I also agree with what you said about the other squad members not getting as much character development as they probably should have. That, along with some pacing issues, I think could have benefited from a good editing cycle, but when you release something like this chapter-by-chapter that's tough. If I were to do it again, I'd probably have gone with a smaller squad with a bit more focus on them all. Some, like Leigh and Isaac, just didn't end up being quite as important as I originally planned.

I think it portrayed Talon Company perfectly

You can understand how it actually operates, in terms of both logistics and internal group culture, and you can understand and appreciate why otherwise normal, rational people would join, and why they would stay once they realized the reality of the situation. It also makes you appreciate how much it sucks to also be a member of the organization, and the struggles that come along with it, both as a bottom level grunt, and there's also the implication that even those at higher ranks got it pretty bad, especially those in close proximity to Stern.

Oh yeah, I also appreciated your depiction of Stern, as limited as her screen time was in the story.

I just had to edit some things in my story after reading this, especially this chapter: https://www.fimfiction.net/story/540469/12/fallout-equestria-the-storm/chapter-12-remembrance

Longtalons gave so much context into Talon's involvement in Fillydelphia that I was missing, and I really felt the need to include subtle nods to it in my tale.

I'm flattered that the story left enough of an impression on you that you edited your own story to account for it, but I hope it wasn't too much of a change. Longtalons, after all, is only canon to itself compared to the original story.

I've been hoping to have more time and energy to devote to reading sometime soon since I'm curious how Longtalons could have influenced The Storm.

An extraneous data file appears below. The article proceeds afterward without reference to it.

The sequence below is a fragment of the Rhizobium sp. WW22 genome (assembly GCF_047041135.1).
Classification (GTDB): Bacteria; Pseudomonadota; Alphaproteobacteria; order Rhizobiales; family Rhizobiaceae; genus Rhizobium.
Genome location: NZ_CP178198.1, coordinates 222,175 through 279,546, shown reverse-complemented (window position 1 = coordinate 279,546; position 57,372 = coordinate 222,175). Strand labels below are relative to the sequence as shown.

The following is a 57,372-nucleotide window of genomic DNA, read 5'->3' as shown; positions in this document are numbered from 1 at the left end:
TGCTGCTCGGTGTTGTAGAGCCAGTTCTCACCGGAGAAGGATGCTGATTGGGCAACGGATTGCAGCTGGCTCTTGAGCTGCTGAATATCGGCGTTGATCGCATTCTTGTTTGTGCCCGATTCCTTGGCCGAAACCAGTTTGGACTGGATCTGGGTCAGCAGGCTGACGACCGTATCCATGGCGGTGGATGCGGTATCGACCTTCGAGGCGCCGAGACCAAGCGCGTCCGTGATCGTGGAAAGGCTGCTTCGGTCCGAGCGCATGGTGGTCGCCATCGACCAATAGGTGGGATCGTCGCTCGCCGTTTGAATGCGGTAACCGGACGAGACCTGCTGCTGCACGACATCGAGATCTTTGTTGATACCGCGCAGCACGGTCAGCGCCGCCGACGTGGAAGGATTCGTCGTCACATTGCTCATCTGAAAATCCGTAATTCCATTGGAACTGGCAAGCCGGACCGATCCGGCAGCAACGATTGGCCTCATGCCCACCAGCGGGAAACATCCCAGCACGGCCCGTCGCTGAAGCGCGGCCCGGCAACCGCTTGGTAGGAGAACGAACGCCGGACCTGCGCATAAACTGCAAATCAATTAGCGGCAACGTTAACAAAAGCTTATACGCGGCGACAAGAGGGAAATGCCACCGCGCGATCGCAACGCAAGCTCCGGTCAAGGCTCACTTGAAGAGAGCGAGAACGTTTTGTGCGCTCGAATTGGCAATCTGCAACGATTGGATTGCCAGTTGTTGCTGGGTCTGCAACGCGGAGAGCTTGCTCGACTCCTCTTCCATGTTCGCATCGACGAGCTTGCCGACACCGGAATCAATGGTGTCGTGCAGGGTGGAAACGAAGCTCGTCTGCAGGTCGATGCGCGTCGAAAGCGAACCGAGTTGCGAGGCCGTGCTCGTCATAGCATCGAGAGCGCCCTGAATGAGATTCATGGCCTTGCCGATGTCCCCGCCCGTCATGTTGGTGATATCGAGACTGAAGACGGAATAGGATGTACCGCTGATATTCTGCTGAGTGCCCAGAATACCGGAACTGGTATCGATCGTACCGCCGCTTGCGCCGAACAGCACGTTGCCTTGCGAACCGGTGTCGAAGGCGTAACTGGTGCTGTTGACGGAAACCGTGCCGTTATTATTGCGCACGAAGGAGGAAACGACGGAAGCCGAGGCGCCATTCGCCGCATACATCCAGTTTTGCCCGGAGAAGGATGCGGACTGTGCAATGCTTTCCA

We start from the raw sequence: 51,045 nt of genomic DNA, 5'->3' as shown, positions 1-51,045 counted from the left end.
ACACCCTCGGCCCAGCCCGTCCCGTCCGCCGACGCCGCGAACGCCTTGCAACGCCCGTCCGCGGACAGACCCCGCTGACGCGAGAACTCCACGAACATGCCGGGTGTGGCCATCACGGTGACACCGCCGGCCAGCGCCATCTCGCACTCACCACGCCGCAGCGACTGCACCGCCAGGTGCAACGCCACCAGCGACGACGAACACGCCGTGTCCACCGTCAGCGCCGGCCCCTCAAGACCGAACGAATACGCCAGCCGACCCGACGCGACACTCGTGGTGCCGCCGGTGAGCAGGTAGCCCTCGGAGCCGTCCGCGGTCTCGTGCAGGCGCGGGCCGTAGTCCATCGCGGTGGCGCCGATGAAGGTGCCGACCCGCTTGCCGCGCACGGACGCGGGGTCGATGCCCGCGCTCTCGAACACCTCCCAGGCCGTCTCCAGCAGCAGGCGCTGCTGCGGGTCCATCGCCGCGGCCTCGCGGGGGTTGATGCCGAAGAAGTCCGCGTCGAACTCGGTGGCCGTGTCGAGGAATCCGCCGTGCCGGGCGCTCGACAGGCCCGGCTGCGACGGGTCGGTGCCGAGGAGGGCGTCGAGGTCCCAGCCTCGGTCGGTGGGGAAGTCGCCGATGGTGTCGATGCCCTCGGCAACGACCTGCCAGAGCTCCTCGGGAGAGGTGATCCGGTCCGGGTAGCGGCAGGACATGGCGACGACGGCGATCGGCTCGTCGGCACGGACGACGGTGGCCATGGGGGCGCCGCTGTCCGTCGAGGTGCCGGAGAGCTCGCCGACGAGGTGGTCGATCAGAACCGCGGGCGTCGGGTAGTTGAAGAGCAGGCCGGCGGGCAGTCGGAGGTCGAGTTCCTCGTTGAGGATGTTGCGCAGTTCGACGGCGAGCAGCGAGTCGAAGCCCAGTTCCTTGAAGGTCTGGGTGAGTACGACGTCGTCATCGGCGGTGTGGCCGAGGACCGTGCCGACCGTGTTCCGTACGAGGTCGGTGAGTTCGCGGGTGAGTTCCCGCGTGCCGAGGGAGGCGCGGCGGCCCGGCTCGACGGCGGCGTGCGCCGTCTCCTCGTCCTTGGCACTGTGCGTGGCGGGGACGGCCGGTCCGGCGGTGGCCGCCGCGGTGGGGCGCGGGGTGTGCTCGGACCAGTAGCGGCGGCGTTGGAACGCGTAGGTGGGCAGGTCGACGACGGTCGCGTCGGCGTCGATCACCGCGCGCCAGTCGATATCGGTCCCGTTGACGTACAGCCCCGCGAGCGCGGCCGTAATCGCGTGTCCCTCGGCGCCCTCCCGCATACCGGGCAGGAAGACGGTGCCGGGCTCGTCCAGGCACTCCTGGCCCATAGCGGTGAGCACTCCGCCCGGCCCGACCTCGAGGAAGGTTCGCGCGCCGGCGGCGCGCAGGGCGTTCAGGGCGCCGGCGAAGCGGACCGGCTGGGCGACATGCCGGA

In any case, thanks for reading through to the end. I'm always glad to see when people make it past the rougher first third of the story.

I'm so glad Kaz got a happy ending and a family.

If a song was playing at the end of this, I think it'd be All My Tomorrows by Sinatra.

I 100% feel that being a deserter is why Freija won the election. If I were her, "I told Stern to fuck off" would be on all my campaign fliers.

That's entirely possible, but it's something I didn't put a lot of thought into. On one hand, presumably not many people knew and even they couldn't prove it. But on the other, claiming to defy anything related to Fillydelphia would be good for a lot of people's opinions.

In The Storm, a major part of Sabre Whiteclaw's election in the Fillydelphia territory is that he was a migrant from the west coast and had zero ties to anything from Filly's past. That was enough for people to trust him. He also had the funds to actually pay people to work there.

In a similar vein, I'm sure Kaz knows how Washout feels regarding what happened to Zen and Zip.

In a sense, yeah. The simplest accidents can have catastrophic consequences, and intentions don't matter at that point.

I'm not really familiar with specific gun models in general, so I can't even really say for sure. If the first one is what New Vegas based their anti-materiel rifle on, that's going to be the closest since it's what I had in mind at least. The weapon would probably need some tweaks to really work with griffon anatomy or be compatible with battle saddles for ponies, but probably not too much.